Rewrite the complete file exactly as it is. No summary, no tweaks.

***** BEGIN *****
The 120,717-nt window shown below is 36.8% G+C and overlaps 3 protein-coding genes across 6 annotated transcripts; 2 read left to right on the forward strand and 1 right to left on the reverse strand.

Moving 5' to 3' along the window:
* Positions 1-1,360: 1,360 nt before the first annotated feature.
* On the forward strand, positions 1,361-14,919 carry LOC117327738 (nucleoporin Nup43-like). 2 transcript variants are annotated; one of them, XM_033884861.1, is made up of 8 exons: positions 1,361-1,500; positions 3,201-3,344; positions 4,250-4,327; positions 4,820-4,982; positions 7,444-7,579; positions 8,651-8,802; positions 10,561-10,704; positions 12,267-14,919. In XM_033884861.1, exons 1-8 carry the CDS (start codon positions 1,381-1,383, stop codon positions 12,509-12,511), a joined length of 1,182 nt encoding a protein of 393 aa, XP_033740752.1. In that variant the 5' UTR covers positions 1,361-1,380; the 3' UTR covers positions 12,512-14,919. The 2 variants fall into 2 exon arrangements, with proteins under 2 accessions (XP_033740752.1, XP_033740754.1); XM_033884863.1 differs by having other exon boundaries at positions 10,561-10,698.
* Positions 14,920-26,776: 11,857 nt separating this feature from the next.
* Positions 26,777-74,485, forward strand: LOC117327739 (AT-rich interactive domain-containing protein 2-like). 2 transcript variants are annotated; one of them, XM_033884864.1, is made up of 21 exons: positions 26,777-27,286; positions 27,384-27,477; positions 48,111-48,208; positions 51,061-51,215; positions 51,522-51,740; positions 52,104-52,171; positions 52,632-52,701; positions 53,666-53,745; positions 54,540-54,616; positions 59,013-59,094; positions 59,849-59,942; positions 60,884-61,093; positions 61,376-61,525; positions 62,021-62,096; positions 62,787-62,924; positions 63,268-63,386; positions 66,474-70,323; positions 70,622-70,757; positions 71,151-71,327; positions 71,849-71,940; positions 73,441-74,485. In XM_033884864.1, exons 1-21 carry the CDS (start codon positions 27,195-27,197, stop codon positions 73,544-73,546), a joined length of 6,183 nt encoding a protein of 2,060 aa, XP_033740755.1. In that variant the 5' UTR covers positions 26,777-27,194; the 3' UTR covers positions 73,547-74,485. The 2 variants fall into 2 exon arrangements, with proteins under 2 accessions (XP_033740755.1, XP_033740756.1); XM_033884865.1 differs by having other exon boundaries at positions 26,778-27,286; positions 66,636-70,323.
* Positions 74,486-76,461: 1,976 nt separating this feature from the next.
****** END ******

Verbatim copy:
The 120,717-nt window shown below is 36.8% G+C and overlaps 3 protein-coding genes across 6 annotated transcripts; 2 read left to right on the forward strand and 1 right to left on the reverse strand.

Moving 5' to 3' along the window:
* Positions 1-1,360: 1,360 nt before the first annotated feature.
* On the forward strand, positions 1,361-14,919 carry LOC117327738 (nucleoporin Nup43-like). 2 transcript variants are annotated; one of them, XM_033884861.1, is made up of 8 exons: positions 1,361-1,500; positions 3,201-3,344; positions 4,250-4,327; positions 4,820-4,982; positions 7,444-7,579; positions 8,651-8,802; positions 10,561-10,704; positions 12,267-14,919. In XM_033884861.1, exons 1-8 carry the CDS (start codon positions 1,381-1,383, stop codon positions 12,509-12,511), a joined length of 1,182 nt encoding a protein of 393 aa, XP_033740752.1. In that variant the 5' UTR covers positions 1,361-1,380; the 3' UTR covers positions 12,512-14,919. The 2 variants fall into 2 exon arrangements, with proteins under 2 accessions (XP_033740752.1, XP_033740754.1); XM_033884863.1 differs by having other exon boundaries at positions 10,561-10,698.
* Positions 14,920-26,776: 11,857 nt separating this feature from the next.
* Positions 26,777-74,485, forward strand: LOC117327739 (AT-rich interactive domain-containing protein 2-like). 2 transcript variants are annotated; one of them, XM_033884864.1, is made up of 21 exons: positions 26,777-27,286; positions 27,384-27,477; positions 48,111-48,208; positions 51,061-51,215; positions 51,522-51,740; positions 52,104-52,171; positions 52,632-52,701; positions 53,666-53,745; positions 54,540-54,616; positions 59,013-59,094; positions 59,849-59,942; positions 60,884-61,093; positions 61,376-61,525; positions 62,021-62,096; positions 62,787-62,924; positions 63,268-63,386; positions 66,474-70,323; positions 70,622-70,757; positions 71,151-71,327; positions 71,849-71,940; positions 73,441-74,485. In XM_033884864.1, exons 1-21 carry the CDS (start codon positions 27,195-27,197, stop codon positions 73,544-73,546), a joined length of 6,183 nt encoding a protein of 2,060 aa, XP_033740755.1. In that variant the 5' UTR covers positions 26,777-27,194; the 3' UTR covers positions 73,547-74,485. The 2 variants fall into 2 exon arrangements, with proteins under 2 accessions (XP_033740755.1, XP_033740756.1); XM_033884865.1 differs by having other exon boundaries at positions 26,778-27,286; positions 66,636-70,323.
* Positions 74,486-76,461: 1,976 nt separating this feature from the next.